Brazil's northwestern state of Acre declared a "social emergency" Wednesday as it attempts to slow a wave of undocumented immigrants smuggled overland from neighboring countries.
"More than a thousand illegal immigrants have entered over the past month," said Nilson Moura, Acre's Secretary for Justice and Human Rights.
One of Brazil's smaller states, Acre borders the states of Amazonas to the north and Rondonia to the east. To its southeast is Bolivia, while Peru is on its south and west.
Moura said the new arrivals have come from some of the poorest corners of the world, including Haiti and Bangladesh. Others have come from Senegal, the Dominican Republic, Nigeria, and elsewhere, he said.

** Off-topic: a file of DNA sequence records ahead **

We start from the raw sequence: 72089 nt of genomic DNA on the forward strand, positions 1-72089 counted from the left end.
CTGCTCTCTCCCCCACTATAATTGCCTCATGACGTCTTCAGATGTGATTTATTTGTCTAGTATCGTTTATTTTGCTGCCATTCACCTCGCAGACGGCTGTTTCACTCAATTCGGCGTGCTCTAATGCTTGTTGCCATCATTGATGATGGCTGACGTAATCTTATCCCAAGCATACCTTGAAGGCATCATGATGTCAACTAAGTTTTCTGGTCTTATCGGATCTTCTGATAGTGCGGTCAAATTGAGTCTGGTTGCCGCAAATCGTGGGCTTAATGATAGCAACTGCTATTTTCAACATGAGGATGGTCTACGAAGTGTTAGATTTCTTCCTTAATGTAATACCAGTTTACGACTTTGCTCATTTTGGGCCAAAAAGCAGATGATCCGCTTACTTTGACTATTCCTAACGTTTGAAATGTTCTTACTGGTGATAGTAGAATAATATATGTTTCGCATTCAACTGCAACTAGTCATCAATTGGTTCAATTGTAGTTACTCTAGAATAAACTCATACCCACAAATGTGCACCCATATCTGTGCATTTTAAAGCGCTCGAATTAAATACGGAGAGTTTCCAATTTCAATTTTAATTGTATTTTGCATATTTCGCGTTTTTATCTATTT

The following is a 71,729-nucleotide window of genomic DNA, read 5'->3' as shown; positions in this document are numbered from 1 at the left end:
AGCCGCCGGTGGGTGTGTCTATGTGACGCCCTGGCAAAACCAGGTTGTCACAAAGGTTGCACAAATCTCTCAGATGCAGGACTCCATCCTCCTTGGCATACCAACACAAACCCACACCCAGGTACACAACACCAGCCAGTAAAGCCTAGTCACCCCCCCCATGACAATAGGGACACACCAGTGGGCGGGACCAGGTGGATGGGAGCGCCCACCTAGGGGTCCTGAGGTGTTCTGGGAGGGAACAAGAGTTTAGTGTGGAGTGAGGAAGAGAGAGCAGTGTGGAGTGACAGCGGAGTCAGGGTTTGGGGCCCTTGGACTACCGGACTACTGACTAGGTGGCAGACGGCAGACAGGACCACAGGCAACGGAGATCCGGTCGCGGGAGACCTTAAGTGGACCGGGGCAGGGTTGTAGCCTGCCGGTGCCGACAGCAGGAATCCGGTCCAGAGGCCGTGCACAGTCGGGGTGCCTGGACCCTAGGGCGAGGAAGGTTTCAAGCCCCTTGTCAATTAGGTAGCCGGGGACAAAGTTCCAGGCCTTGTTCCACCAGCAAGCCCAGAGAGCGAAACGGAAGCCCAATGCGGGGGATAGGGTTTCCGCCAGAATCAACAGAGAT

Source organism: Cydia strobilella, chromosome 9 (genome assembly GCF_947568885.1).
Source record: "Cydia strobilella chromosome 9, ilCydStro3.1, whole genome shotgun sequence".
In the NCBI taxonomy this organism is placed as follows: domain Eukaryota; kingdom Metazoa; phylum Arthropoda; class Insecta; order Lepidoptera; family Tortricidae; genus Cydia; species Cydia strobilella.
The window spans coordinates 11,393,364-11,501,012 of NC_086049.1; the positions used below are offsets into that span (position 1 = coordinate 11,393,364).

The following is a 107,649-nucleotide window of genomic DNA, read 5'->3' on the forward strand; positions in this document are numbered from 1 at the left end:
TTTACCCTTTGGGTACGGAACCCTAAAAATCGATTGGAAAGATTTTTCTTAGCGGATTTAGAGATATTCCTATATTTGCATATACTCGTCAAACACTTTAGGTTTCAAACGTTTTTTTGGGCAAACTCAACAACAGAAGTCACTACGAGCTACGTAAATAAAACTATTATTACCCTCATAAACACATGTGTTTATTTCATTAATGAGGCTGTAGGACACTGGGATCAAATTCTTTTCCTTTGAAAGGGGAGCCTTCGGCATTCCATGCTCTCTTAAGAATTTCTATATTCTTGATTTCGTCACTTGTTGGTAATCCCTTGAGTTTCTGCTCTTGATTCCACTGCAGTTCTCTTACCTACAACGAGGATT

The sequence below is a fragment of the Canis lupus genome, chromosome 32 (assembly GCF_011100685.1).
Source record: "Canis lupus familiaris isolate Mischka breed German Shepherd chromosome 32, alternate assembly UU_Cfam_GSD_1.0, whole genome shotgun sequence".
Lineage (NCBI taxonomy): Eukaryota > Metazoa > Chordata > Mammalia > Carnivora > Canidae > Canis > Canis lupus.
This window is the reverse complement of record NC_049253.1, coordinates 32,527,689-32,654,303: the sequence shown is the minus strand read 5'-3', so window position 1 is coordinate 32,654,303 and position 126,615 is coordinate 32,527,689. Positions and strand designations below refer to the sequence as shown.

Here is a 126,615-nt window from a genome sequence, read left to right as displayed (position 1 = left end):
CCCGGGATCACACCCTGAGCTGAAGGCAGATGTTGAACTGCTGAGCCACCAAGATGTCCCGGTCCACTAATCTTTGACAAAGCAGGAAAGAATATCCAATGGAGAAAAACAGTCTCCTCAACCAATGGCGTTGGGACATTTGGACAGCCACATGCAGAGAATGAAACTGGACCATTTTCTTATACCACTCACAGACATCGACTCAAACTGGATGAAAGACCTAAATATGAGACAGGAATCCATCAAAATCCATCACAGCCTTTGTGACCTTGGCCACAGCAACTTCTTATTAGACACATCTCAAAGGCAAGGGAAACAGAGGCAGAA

The Amazon rainforest state "has been turned into an international travel route controlled by coyotes," said Moura, referring to the smugglers who -- often in exchange for exorbitant fees -- guide the undocumented foreign migrants into Brazil.
Officials said the migrants began as a trickle in December 2010 and quickly numbered 4,300 Haitians. Authorities in Acre said they now have detained some 1,300 immigrants at a facility in the town of Brasileia built to hold 200.
"We have shortages of space and water, and illness," Moura said, adding that he feared that the miserable conditions could lead to an epidemic of even more serious disease.
Officials here said that they issued the emergency decree in hopes of procuring assistance from Brazil's federal authorities.
"We've been really surprised by the arrival of the Africans," Moura said.
"I spoke with the Senegalese: We had 53 the day before yesterday, and 70 more arrived today," he said.
"They travel to Spain, from there to Ecuador," he added.
"From Ecuador, the coyotes bring them here, as well as the Haitians."